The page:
Bicycle training includes physical, psychological, and skills training. Although riders often ignore the latter, without skills training mountain bikers limit their potential enjoyment and development as competent cyclists.
This is one of the best books ever published on acquiring mountain biking skills, a book whose principles broadly apply to other forms of bicycling, including road cycling.
The book is well-organized and the topics flow well. The book begins with general bike set-up and pedaling, transitions to braking, cornering, hopping, dropping, and jumping, and puts the basics together in chapters about flowing, crazy (miscellaneous) conditions, and racing.
The book has more than 100 color photos and diagrams, which overall illustrate its points well. Diagrams, such as those on pages 64, 66, and 67 depicting zero, negative, and positive camber help the reader learn the meaning of familiar yet uncertain terms. Time-sequence photography, such as images on pages 106 and 107 illustrating the difference in jumping techniques of a dirt-jumper and cross-country racer are superb.
The book attempts to detail principles for beginners and experts alike, and overall does a great job.
As excellent as the book is, it could be improved.
A glossary would help. Authors and editors often forget that not everyone knows the meaning of the jargon words-such as rail and carve. Even if explained at first usage, a glossary of mountain biking terms would improve the book.
The language is hip, sometimes crude. Although attractive to many who practice downhill mountain biking, the lingo might not appeal to all. For example, in describing pedaling style at the bottom of the pedal stroke on page 34, the authors write: "Pretend you're scraping dog crap off the bottom of your shoe."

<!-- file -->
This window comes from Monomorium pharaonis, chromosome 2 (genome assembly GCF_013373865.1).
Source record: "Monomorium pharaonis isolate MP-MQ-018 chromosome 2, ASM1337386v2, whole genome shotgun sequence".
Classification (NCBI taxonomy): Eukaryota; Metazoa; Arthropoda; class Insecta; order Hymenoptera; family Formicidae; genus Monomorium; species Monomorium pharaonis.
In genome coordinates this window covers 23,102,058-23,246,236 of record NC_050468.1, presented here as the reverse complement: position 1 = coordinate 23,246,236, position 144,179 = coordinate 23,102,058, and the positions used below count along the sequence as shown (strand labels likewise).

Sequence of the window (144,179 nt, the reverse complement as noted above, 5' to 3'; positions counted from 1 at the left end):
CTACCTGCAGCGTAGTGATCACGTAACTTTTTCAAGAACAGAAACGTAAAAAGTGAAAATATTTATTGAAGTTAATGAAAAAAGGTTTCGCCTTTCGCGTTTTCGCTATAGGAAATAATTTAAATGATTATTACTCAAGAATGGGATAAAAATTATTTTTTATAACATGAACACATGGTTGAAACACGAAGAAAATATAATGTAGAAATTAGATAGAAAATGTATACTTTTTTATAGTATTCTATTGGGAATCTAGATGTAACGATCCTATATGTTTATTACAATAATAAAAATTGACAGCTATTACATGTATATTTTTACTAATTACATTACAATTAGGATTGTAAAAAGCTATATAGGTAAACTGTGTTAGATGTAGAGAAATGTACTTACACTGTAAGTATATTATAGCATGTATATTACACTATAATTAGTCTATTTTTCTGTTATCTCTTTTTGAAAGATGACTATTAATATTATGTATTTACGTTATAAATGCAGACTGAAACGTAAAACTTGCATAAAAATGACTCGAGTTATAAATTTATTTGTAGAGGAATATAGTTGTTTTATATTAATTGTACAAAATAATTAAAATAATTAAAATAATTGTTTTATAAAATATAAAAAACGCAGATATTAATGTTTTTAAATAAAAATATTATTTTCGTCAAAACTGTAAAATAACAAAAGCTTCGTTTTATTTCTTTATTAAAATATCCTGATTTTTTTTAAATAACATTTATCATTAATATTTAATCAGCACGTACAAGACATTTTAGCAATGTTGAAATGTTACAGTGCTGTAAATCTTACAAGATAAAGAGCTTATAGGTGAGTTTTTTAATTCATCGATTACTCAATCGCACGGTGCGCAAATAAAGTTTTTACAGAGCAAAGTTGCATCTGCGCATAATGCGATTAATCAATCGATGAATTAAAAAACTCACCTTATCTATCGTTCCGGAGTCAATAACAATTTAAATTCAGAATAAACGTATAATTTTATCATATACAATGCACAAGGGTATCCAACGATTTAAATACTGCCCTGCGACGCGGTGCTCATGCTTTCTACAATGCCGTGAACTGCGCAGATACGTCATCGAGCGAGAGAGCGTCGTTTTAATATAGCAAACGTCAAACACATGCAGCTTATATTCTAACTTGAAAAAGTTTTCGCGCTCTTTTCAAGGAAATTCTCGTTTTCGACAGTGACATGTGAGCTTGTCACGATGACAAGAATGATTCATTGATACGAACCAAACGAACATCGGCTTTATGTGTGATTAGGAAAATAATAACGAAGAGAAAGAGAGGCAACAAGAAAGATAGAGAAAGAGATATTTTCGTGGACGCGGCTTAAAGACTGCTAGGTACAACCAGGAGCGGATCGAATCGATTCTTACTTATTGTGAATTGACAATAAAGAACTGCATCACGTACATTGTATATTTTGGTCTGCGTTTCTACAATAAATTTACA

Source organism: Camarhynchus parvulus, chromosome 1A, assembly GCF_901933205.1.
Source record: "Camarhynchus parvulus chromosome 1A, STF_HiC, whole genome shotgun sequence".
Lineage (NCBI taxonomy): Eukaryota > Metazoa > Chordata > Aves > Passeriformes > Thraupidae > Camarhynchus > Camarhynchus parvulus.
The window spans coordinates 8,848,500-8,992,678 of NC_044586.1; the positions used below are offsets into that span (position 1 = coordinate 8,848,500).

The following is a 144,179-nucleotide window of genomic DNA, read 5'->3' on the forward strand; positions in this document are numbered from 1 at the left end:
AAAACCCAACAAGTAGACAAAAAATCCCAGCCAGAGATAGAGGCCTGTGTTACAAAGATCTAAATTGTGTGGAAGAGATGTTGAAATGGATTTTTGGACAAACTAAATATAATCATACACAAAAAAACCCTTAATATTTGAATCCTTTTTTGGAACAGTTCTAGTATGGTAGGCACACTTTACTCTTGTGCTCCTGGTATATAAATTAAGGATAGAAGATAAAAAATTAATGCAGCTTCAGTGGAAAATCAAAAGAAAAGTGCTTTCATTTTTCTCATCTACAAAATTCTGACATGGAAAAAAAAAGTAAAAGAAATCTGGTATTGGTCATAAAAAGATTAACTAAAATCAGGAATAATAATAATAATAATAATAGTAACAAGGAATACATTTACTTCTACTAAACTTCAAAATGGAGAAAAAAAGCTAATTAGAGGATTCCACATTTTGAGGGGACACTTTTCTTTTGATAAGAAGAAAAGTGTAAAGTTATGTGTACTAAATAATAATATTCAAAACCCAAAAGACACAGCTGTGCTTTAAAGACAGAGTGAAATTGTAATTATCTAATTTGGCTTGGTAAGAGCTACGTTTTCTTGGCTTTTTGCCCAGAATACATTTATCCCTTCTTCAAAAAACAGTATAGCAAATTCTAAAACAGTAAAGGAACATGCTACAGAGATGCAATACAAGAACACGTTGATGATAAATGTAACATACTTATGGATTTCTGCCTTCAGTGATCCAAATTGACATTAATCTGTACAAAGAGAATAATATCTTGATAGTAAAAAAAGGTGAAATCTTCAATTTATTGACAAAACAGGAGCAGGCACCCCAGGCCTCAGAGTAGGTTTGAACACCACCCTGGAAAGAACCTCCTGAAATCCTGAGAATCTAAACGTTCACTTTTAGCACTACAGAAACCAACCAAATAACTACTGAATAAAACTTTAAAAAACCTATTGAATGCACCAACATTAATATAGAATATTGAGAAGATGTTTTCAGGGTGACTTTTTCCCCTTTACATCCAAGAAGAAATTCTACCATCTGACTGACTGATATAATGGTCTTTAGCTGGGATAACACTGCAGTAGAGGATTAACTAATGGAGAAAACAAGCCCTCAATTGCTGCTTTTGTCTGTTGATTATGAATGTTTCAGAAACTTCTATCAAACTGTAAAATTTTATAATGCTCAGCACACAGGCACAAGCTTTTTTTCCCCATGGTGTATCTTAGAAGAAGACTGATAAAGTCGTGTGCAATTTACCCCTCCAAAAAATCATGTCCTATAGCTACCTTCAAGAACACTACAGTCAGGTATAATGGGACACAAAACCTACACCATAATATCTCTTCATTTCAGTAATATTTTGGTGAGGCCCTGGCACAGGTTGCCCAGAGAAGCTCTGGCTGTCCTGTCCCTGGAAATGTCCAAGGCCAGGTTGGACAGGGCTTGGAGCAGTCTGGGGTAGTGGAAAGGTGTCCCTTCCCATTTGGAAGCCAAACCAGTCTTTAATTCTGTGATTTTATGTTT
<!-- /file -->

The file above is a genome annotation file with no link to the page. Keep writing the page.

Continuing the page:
The book includes descriptions and illustrations that are inconsistent. For example, in describing a series of turns on page 59, the text describes a left then right series of turns, but the illustration is right then left. In describing how to carve flat turns, on page 66, the text says lean your bike more than your body, but the rider is leaning his body more than the bike. On page 69, in describing skidding into loose corners, the text describes the method of dealing with a skid turning left, but the time-sequence photos are of a rider turning right. Such inconstancies make it more difficult for the reader to follow the authors' points.
Sage advice has its exceptions. When exceptions are not qualified as such, readers may be confused. For example, throughout the book, the problems associated with needless, overzealous, panicked, or overly cautious braking are reiterated. The novice mountain biker may think: "Always stay off the brakes!" Yet in describing how to conquer switch backs, page 68, the first item of advice is "Slow WAY down....you want to reach a happy speed, not scare yourself..." which, of course, is what novice riders think in every situation they consider braking. If the authors had said: "This is an exception to letting-the-brakes-go-to-ride-more-effectively rule," they'd clarify their thinking for the reader and gain credibility.
These minor quibbles aside, this book has great information about mountain biking skills, from one of the most skilled riders who has every lived. If you are a mountain biker, get this book-even if only to look at the pictures.
Reviewer's note/disclaimer: The publisher sent me a review copy. I was not paid for this review.